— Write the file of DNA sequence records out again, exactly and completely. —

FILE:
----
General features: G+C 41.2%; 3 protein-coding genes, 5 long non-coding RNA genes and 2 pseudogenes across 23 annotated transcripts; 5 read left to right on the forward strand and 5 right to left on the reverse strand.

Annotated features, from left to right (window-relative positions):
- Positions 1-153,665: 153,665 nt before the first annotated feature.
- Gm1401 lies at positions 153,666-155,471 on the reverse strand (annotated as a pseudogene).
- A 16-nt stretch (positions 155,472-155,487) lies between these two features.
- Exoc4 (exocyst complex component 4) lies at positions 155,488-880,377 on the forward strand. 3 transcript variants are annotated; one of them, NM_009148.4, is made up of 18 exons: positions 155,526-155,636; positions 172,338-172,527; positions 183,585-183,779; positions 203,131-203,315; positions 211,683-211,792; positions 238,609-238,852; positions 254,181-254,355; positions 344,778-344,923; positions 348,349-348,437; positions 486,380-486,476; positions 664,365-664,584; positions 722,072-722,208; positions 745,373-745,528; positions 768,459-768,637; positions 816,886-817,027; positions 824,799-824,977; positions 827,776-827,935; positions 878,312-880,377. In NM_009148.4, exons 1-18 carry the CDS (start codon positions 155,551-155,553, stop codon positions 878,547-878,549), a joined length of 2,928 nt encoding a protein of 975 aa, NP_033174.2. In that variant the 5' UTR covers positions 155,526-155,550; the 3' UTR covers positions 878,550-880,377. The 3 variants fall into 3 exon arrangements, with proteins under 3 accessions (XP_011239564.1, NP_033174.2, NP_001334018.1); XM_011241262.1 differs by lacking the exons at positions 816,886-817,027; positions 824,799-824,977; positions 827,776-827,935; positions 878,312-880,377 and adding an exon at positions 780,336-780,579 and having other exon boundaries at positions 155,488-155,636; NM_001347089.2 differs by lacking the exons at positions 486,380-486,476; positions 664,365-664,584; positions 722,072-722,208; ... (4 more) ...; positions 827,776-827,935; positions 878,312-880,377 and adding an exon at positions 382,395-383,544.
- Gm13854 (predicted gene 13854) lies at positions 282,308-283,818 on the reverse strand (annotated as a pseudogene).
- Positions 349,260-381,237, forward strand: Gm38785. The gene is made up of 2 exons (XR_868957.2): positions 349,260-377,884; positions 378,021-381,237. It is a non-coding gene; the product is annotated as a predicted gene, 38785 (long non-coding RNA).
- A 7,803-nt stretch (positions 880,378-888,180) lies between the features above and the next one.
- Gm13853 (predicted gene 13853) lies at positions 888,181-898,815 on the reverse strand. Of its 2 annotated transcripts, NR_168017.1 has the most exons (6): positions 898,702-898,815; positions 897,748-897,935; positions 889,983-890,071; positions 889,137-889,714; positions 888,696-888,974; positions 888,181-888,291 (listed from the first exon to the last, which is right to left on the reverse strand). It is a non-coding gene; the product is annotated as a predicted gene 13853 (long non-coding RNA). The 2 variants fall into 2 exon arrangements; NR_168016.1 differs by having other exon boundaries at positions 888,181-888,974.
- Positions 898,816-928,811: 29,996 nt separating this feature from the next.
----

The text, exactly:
General features: G+C 41.2%; 3 protein-coding genes, 5 long non-coding RNA genes and 2 pseudogenes across 23 annotated transcripts; 5 read left to right on the forward strand and 5 right to left on the reverse strand.

Annotated features, from left to right (window-relative positions):
- Positions 1-153,665: 153,665 nt before the first annotated feature.
- Gm1401 lies at positions 153,666-155,471 on the reverse strand (annotated as a pseudogene).
- A 16-nt stretch (positions 155,472-155,487) lies between these two features.
- Exoc4 (exocyst complex component 4) lies at positions 155,488-880,377 on the forward strand. 3 transcript variants are annotated; one of them, NM_009148.4, is made up of 18 exons: positions 155,526-155,636; positions 172,338-172,527; positions 183,585-183,779; positions 203,131-203,315; positions 211,683-211,792; positions 238,609-238,852; positions 254,181-254,355; positions 344,778-344,923; positions 348,349-348,437; positions 486,380-486,476; positions 664,365-664,584; positions 722,072-722,208; positions 745,373-745,528; positions 768,459-768,637; positions 816,886-817,027; positions 824,799-824,977; positions 827,776-827,935; positions 878,312-880,377. In NM_009148.4, exons 1-18 carry the CDS (start codon positions 155,551-155,553, stop codon positions 878,547-878,549), a joined length of 2,928 nt encoding a protein of 975 aa, NP_033174.2. In that variant the 5' UTR covers positions 155,526-155,550; the 3' UTR covers positions 878,550-880,377. The 3 variants fall into 3 exon arrangements, with proteins under 3 accessions (XP_011239564.1, NP_033174.2, NP_001334018.1); XM_011241262.1 differs by lacking the exons at positions 816,886-817,027; positions 824,799-824,977; positions 827,776-827,935; positions 878,312-880,377 and adding an exon at positions 780,336-780,579 and having other exon boundaries at positions 155,488-155,636; NM_001347089.2 differs by lacking the exons at positions 486,380-486,476; positions 664,365-664,584; positions 722,072-722,208; ... (4 more) ...; positions 827,776-827,935; positions 878,312-880,377 and adding an exon at positions 382,395-383,544.
- Gm13854 (predicted gene 13854) lies at positions 282,308-283,818 on the reverse strand (annotated as a pseudogene).
- Positions 349,260-381,237, forward strand: Gm38785. The gene is made up of 2 exons (XR_868957.2): positions 349,260-377,884; positions 378,021-381,237. It is a non-coding gene; the product is annotated as a predicted gene, 38785 (long non-coding RNA).
- A 7,803-nt stretch (positions 880,378-888,180) lies between the features above and the next one.
- Gm13853 (predicted gene 13853) lies at positions 888,181-898,815 on the reverse strand. Of its 2 annotated transcripts, NR_168017.1 has the most exons (6): positions 898,702-898,815; positions 897,748-897,935; positions 889,983-890,071; positions 889,137-889,714; positions 888,696-888,974; positions 888,181-888,291 (listed from the first exon to the last, which is right to left on the reverse strand). It is a non-coding gene; the product is annotated as a predicted gene 13853 (long non-coding RNA). The 2 variants fall into 2 exon arrangements; NR_168016.1 differs by having other exon boundaries at positions 888,181-888,974.
- Positions 898,816-928,811: 29,996 nt separating this feature from the next.